African Americans, they complained, had benefited at their expense. Their tax dollars were funding a welfare state that plowed money into black communities, while politicians showed no concern for their own plight. That plight was real: The auto industry, which provided the undergirding for middle-class life in Michigan, had collapsed in the face of foreign competition.
Bill Clinton hired him in , and in his presidential campaign he spoke directly to the racial anxieties revealed in the focus groups. Clinton distanced himself from the welfare state, which he damned as bloated and inefficient. He promised to pour money into the middle class itself, through tax cuts and spending on education and health care. The strategy that Bill Clinton pursued worked, eroding the Republican advantage in the county. Then Barack Obama won Macomb in , the first of his two victories there. That was a wishful farewell.
When Greenberg traveled to Michigan in February, to conduct his first focus groups in Macomb in nearly a decade, he was genuinely unsure of what he might find. To probe their disaffection, Greenberg pulled together voters who, for the most part, had defected from Obama to Trump, who had gone from voting for the first African American president to siding with his racist successor.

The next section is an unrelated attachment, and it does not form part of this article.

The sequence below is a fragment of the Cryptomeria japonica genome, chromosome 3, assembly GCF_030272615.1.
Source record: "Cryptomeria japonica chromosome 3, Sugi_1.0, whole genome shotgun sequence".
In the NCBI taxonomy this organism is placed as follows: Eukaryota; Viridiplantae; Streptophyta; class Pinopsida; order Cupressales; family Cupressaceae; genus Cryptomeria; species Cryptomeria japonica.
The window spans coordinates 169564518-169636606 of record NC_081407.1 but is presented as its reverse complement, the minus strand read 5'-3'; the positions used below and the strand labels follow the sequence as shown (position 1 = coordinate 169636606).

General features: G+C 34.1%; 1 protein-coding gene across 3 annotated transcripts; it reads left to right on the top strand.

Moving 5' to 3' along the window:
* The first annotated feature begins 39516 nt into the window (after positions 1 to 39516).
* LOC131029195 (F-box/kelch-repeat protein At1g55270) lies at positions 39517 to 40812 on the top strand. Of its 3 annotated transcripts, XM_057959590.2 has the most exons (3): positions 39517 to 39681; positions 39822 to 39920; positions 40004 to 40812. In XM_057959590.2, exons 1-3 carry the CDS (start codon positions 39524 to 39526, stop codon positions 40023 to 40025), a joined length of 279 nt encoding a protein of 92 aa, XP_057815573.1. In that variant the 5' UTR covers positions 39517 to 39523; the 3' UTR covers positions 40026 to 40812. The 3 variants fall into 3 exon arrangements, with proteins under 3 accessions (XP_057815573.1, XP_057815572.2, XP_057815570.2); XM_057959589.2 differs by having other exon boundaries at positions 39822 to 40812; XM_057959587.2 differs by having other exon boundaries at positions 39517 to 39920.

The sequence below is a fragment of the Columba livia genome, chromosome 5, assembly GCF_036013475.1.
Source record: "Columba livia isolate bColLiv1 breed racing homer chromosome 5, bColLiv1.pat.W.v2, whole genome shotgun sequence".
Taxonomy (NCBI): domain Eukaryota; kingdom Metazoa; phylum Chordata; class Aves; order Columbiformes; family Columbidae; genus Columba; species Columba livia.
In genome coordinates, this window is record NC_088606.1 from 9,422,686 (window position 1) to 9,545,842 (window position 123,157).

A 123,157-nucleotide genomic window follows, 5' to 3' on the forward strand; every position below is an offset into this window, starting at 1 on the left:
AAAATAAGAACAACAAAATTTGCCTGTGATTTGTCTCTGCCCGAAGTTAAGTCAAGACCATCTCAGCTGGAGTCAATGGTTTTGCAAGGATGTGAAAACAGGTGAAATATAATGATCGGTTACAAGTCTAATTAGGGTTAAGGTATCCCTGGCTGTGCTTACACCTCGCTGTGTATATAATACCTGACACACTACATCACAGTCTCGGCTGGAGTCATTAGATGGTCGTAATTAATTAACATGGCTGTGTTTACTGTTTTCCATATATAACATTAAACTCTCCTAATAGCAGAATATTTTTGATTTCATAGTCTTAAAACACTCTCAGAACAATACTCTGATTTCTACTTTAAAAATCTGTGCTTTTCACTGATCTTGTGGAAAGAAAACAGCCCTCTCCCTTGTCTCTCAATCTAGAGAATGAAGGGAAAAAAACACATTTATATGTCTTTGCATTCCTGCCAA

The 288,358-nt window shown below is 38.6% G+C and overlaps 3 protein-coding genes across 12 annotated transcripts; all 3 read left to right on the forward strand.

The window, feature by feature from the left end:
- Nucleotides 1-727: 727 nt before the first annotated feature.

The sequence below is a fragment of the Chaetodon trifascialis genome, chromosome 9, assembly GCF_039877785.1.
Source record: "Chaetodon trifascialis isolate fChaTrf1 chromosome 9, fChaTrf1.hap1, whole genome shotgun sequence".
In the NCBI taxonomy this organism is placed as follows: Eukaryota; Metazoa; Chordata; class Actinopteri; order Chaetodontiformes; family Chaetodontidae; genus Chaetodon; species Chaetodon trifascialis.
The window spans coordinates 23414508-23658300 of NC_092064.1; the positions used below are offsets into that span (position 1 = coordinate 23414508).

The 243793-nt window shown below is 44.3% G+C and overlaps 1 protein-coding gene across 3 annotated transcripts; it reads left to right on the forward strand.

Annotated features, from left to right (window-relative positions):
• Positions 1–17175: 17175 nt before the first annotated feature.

I joined him as an observer. When they figure out that they all belong to the same politically incorrect tribe, the shock of familiarity and solidarity, like a shot of whiskey, frees the conversation of inhibition, especially since many feel the stigma of supporting Trump. Over the years, Greenberg had heard the worst from Macomb.
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The mere mention of Detroit would send people into paroxysms of rage. When the moderator mentioned Flint, the largely African American city whose drinking water had been steeped in lead, the focus groups professed sympathy for the community. The lack of angry responses seemed to shock Greenberg.
Prejudice, however, remained very real. The old complaints about African Americans had affixed themselves to immigrants. Dearborn, which has a thriving Muslim immigrant community, is a short drive away. When asked to explain their greatest hopes for Trump, many cited his promise to build a border wall. There was a strong element of self-loathing in the hostile view of immigrants.